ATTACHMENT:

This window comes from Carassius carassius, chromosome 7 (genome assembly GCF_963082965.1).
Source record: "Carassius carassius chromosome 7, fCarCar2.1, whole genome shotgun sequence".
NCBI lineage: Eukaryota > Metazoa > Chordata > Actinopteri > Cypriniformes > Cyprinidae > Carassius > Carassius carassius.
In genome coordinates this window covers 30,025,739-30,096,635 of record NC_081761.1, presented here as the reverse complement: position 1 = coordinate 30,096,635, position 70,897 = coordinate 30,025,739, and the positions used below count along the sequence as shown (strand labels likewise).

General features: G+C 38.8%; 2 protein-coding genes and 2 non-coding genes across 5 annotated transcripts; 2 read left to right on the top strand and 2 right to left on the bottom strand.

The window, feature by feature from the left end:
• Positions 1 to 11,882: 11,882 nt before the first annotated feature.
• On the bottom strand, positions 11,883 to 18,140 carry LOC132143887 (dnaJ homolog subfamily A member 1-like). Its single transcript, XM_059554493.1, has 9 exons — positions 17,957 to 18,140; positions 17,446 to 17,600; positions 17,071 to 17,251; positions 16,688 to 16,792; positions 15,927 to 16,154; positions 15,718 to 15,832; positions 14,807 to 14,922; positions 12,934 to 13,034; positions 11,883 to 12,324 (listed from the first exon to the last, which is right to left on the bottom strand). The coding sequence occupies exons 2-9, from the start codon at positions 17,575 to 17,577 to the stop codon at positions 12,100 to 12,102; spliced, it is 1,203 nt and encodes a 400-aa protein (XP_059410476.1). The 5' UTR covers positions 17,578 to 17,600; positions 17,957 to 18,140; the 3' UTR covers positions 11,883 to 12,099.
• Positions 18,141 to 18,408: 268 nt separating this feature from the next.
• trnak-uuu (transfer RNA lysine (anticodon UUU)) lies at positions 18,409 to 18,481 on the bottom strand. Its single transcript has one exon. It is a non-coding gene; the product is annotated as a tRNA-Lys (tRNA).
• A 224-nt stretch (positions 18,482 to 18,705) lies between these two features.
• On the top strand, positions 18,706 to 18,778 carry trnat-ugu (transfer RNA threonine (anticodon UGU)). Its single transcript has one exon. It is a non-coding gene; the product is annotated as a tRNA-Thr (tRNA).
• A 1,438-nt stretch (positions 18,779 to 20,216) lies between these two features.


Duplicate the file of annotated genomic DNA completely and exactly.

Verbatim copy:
This window comes from Carassius carassius, chromosome 7 (genome assembly GCF_963082965.1).
Source record: "Carassius carassius chromosome 7, fCarCar2.1, whole genome shotgun sequence".
NCBI lineage: Eukaryota > Metazoa > Chordata > Actinopteri > Cypriniformes > Cyprinidae > Carassius > Carassius carassius.
In genome coordinates this window covers 30,025,739-30,096,635 of record NC_081761.1, presented here as the reverse complement: position 1 = coordinate 30,096,635, position 70,897 = coordinate 30,025,739, and the positions used below count along the sequence as shown (strand labels likewise).

General features: G+C 38.8%; 2 protein-coding genes and 2 non-coding genes across 5 annotated transcripts; 2 read left to right on the top strand and 2 right to left on the bottom strand.

The window, feature by feature from the left end:
• Positions 1 to 11,882: 11,882 nt before the first annotated feature.
• On the bottom strand, positions 11,883 to 18,140 carry LOC132143887 (dnaJ homolog subfamily A member 1-like). Its single transcript, XM_059554493.1, has 9 exons — positions 17,957 to 18,140; positions 17,446 to 17,600; positions 17,071 to 17,251; positions 16,688 to 16,792; positions 15,927 to 16,154; positions 15,718 to 15,832; positions 14,807 to 14,922; positions 12,934 to 13,034; positions 11,883 to 12,324 (listed from the first exon to the last, which is right to left on the bottom strand). The coding sequence occupies exons 2-9, from the start codon at positions 17,575 to 17,577 to the stop codon at positions 12,100 to 12,102; spliced, it is 1,203 nt and encodes a 400-aa protein (XP_059410476.1). The 5' UTR covers positions 17,578 to 17,600; positions 17,957 to 18,140; the 3' UTR covers positions 11,883 to 12,099.
• Positions 18,141 to 18,408: 268 nt separating this feature from the next.
• trnak-uuu (transfer RNA lysine (anticodon UUU)) lies at positions 18,409 to 18,481 on the bottom strand. Its single transcript has one exon. It is a non-coding gene; the product is annotated as a tRNA-Lys (tRNA).
• A 224-nt stretch (positions 18,482 to 18,705) lies between these two features.
• On the top strand, positions 18,706 to 18,778 carry trnat-ugu (transfer RNA threonine (anticodon UGU)). Its single transcript has one exon. It is a non-coding gene; the product is annotated as a tRNA-Thr (tRNA).
• A 1,438-nt stretch (positions 18,779 to 20,216) lies between these two features.